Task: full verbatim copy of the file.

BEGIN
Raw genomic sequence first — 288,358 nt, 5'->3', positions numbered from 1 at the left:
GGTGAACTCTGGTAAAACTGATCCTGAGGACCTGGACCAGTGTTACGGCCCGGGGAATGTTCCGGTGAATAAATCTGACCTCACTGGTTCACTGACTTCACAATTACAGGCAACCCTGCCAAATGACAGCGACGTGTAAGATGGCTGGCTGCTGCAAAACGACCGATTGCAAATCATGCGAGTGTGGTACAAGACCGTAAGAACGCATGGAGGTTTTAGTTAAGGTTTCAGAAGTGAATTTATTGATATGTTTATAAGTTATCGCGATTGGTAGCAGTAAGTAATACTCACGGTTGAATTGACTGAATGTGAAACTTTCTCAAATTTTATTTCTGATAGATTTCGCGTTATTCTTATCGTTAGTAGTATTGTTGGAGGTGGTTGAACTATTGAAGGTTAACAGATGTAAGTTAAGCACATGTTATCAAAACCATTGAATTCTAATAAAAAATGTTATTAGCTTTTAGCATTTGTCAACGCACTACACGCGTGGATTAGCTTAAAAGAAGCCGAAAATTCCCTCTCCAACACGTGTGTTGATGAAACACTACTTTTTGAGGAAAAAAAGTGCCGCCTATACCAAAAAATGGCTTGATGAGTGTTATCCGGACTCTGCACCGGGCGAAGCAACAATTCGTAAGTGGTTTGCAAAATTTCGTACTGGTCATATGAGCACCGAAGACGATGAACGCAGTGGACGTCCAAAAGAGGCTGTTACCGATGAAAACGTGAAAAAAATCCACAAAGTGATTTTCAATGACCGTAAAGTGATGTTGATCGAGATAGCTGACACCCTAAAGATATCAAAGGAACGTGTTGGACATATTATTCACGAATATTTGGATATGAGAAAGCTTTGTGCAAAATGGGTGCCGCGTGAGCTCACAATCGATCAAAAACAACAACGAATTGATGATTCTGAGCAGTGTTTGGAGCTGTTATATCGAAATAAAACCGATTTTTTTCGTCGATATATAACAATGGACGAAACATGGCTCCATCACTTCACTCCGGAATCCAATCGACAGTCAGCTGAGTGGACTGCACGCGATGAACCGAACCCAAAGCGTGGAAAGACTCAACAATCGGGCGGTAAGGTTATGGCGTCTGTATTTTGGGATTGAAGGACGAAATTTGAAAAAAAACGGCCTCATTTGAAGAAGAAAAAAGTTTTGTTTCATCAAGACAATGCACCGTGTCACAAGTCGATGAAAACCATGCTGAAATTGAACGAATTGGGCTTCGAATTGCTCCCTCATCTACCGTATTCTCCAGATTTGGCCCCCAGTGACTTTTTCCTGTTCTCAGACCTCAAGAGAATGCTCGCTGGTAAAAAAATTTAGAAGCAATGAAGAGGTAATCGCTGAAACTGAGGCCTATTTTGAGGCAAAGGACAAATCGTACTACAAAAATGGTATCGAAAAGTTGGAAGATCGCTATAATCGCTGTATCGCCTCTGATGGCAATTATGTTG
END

Raw genomic sequence first — 288,358 nt, 5'->3', positions numbered from 1 at the left:
GGTGAACTCTGGTAAAACTGATCCTGAGGACCTGGACCAGTGTTACGGCCCGGGGAATGTTCCGGTGAATAAATCTGACCTCACTGGTTCACTGACTTCACAATTACAGGCAACCCTGCCAAATGACAGCGACGTGTAAGATGGCTGGCTGCTGCAAAACGACCGATTGCAAATCATGCGAGTGTGGTACAAGACCGTAAGAACGCATGGAGGTTTTAGTTAAGGTTTCAGAAGTGAATTTATTGATATGTTTATAAGTTATCGCGATTGGTAGCAGTAAGTAATACTCACGGTTGAATTGACTGAATGTGAAACTTTCTCAAATTTTATTTCTGATAGATTTCGCGTTATTCTTATCGTTAGTAGTATTGTTGGAGGTGGTTGAACTATTGAAGGTTAACAGATGTAAGTTAAGCACATGTTATCAAAACCATTGAATTCTAATAAAAAATGTTATTAGCTTTTAGCATTTGTCAACGCACTACACGCGTGGATTAGCTTAAAAGAAGCCGAAAATTCCCTCTCCAACACGTGTGTTGATGAAACACTACTTTTTGAGGAAAAAAAGTGCCGCCTATACCAAAAAATGGCTTGATGAGTGTTATCCGGACTCTGCACCGGGCGAAGCAACAATTCGTAAGTGGTTTGCAAAATTTCGTACTGGTCATATGAGCACCGAAGACGATGAACGCAGTGGACGTCCAAAAGAGGCTGTTACCGATGAAAACGTGAAAAAAATCCACAAAGTGATTTTCAATGACCGTAAAGTGATGTTGATCGAGATAGCTGACACCCTAAAGATATCAAAGGAACGTGTTGGACATATTATTCACGAATATTTGGATATGAGAAAGCTTTGTGCAAAATGGGTGCCGCGTGAGCTCACAATCGATCAAAAACAACAACGAATTGATGATTCTGAGCAGTGTTTGGAGCTGTTATATCGAAATAAAACCGATTTTTTTCGTCGATATATAACAATGGACGAAACATGGCTCCATCACTTCACTCCGGAATCCAATCGACAGTCAGCTGAGTGGACTGCACGCGATGAACCGAACCCAAAGCGTGGAAAGACTCAACAATCGGGCGGTAAGGTTATGGCGTCTGTATTTTGGGATTGAAGGACGAAATTTGAAAAAAAACGGCCTCATTTGAAGAAGAAAAAAGTTTTGTTTCATCAAGACAATGCACCGTGTCACAAGTCGATGAAAACCATGCTGAAATTGAACGAATTGGGCTTCGAATTGCTCCCTCATCTACCGTATTCTCCAGATTTGGCCCCCAGTGACTTTTTCCTGTTCTCAGACCTCAAGAGAATGCTCGCTGGTAAAAAAATTTAGAAGCAATGAAGAGGTAATCGCTGAAACTGAGGCCTATTTTGAGGCAAAGGACAAATCGTACTACAAAAATGGTATCGAAAAGTTGGAAGATCGCTATAATCGCTGTATCGCCTCTGATGGCAATTATGTTG